In the park’s most northerly sector, the Fitz Roy range has vertical spires to match Torres del Paine , but even if you’re not one of the world’s top technical climbers, the trails from the village of El Chaltén  to the base of summits such as Fitz Roy and Cerro Torre make some of the Southern Hemisphere’s most enthralling hiking. It’s even possible to traverse the southern Patagonian ice fields, but visitors seeking a more sedate outdoor experience will find a handful of former sheep estancias, onetime wool producers that have reinvented themselves as tourist accommodations.
From a signposted trailhead at El Chaltén ’s north end, just south of the basic Camping Madsen, the Sendero Laguna Torre is an 11-kilometer track gaining 200 meters in elevation as it winds through southern beech forests to the climbers’ base camp for Cerro Torre; figure about 3–3.5 hours. At the lake, in clear weather, there are extraordinary views of Cerro Torre’s 3,102-meter summit, crowned by the so-called “mushroom” of snow and ice that technical climbers must surmount. The Italian Cesare Maestri claimed that he and Austria’s Toni Egger reached the summit in 1959 (Egger died in an avalanche, taking the expedition’s camera with him), but Italian Casimiro Ferrari made the first undisputed ascent in 1974.
From the Madsen pack station, the more demanding Sendero Río Blanco rises steeply at the outset before leveling out through boggy beech forest and continuing to the Fitz Roy base camp, a total climb of 350 meters in 10 kilometers. About midway to Río Blanco, a signed lateral leads south to backcountry campsites at Laguna Capri.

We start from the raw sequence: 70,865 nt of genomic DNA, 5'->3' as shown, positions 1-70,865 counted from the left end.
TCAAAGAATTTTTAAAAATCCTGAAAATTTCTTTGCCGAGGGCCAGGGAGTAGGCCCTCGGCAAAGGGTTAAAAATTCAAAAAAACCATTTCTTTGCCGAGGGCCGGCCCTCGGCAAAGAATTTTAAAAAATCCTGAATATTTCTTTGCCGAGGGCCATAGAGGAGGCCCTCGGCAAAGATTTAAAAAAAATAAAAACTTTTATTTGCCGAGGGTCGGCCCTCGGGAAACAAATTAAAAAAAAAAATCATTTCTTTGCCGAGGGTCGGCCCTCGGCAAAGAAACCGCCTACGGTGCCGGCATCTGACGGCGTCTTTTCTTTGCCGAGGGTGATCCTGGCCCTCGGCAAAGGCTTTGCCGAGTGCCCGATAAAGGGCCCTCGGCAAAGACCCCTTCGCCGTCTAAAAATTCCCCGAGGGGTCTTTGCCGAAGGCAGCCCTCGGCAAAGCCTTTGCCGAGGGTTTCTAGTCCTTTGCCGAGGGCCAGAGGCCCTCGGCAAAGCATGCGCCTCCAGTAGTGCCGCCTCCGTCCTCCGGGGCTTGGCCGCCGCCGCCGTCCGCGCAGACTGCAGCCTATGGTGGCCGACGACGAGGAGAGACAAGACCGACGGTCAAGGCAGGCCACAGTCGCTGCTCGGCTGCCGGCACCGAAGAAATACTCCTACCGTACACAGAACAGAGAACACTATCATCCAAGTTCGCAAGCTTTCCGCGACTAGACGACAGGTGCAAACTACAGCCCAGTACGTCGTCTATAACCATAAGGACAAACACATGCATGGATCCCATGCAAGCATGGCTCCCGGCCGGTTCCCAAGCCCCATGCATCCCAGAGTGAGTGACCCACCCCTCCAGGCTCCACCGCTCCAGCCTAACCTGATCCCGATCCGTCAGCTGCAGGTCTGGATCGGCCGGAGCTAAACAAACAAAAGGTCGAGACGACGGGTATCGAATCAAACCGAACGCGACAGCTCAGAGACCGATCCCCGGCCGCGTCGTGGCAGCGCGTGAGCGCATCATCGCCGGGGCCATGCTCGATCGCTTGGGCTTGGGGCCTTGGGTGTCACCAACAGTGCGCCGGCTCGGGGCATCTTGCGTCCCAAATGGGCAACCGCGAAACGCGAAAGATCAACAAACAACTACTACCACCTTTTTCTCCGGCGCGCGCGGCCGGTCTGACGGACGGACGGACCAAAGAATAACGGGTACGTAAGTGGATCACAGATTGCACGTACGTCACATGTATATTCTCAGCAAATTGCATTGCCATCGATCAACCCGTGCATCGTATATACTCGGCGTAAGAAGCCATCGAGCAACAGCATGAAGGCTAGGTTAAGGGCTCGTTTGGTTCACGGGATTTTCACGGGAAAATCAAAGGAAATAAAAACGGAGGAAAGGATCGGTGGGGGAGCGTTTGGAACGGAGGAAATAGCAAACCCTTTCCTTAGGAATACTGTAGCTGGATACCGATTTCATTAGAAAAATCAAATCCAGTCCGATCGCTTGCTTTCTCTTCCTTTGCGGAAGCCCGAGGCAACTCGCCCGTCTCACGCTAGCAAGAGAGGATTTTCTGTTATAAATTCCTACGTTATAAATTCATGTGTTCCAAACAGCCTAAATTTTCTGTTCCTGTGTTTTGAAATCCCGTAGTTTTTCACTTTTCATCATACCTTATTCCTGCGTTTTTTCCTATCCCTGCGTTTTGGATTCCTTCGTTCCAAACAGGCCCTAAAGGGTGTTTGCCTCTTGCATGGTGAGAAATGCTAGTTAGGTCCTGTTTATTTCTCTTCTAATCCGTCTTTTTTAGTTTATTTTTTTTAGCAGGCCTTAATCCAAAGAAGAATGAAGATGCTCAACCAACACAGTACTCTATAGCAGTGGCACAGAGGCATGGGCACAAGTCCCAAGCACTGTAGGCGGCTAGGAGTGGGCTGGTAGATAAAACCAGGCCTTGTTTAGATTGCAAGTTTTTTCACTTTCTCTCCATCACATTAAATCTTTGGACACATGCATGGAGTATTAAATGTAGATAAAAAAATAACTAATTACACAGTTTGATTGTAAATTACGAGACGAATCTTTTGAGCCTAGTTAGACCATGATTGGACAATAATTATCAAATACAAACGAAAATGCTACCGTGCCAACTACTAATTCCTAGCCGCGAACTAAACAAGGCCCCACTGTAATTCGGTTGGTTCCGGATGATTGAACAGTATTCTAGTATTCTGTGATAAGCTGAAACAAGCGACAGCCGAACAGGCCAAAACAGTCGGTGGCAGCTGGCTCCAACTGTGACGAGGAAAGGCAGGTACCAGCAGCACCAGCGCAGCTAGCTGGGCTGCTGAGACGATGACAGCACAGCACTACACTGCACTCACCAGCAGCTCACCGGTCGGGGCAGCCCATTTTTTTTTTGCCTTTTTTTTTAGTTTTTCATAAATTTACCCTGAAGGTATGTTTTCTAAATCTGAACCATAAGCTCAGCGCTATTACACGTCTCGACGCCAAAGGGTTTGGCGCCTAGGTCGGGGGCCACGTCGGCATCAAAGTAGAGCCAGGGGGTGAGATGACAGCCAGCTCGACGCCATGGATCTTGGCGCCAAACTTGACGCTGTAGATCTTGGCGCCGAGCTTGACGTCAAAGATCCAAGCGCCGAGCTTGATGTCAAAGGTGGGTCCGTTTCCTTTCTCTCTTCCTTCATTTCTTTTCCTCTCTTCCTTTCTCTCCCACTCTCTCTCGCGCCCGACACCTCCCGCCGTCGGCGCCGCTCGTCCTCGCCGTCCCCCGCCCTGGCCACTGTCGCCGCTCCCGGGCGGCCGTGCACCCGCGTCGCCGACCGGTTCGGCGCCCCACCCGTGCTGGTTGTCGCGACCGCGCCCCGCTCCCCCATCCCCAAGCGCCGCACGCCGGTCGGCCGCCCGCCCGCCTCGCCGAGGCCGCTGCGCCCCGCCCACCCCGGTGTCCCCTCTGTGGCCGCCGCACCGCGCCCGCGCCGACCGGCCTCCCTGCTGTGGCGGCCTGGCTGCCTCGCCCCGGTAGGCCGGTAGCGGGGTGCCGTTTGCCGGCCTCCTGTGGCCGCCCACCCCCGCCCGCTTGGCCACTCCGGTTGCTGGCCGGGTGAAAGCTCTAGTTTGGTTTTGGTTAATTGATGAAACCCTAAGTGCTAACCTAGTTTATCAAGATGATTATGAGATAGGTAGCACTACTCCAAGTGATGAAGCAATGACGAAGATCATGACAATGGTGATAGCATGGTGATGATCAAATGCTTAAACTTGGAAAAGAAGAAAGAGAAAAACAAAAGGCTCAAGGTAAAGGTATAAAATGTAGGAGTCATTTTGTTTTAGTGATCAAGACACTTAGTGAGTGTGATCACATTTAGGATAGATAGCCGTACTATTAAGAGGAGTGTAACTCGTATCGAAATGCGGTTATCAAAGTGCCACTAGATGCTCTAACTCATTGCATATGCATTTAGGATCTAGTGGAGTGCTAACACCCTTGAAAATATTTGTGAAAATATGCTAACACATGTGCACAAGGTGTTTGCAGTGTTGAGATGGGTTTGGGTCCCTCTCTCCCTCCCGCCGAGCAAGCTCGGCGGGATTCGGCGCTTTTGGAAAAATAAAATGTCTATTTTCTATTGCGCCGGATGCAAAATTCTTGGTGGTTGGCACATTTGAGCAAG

From Río Blanco, the vertiginous zigzag trail ascends 400 meters in only 2.5 kilometers to Laguna de los Tres, a glacial tarn whose name commemorates three Frenchmen, René Ferlet, Lionel Terray, and Guido Magnone, who reached Fitz Roy’s summit in 1952. Truly a top-of-the-world experience, Laguna de los Tres offers some of Patagonia’s finest Andean panoramas.
From the Río Blanco campground (reserved for climbers), a northbound trail follows the river’s west bank north to Laguna Piedras Blancas, whose namesake glacier constantly calves small icebergs into the lake. The trail continues north to the Río Eléctrico, beyond the park boundaries, where a westbound trail climbs the river to Piedra del Fraile and a possible circuit of the Campo de Hielo Sur, suitable only for experienced snow-and-ice trekkers. At the Río Eléctrico, it’s possible to rejoin the road from El Chaltén  to Lago del Desierto .
Another worthwhile hike, with some of the area’s finest panoramas, is the four-hour climb to Loma del Pliegue Tumbado, a 500-meter gain that yields spectacular views to the north. The trail starts conveniently at the park visitor center.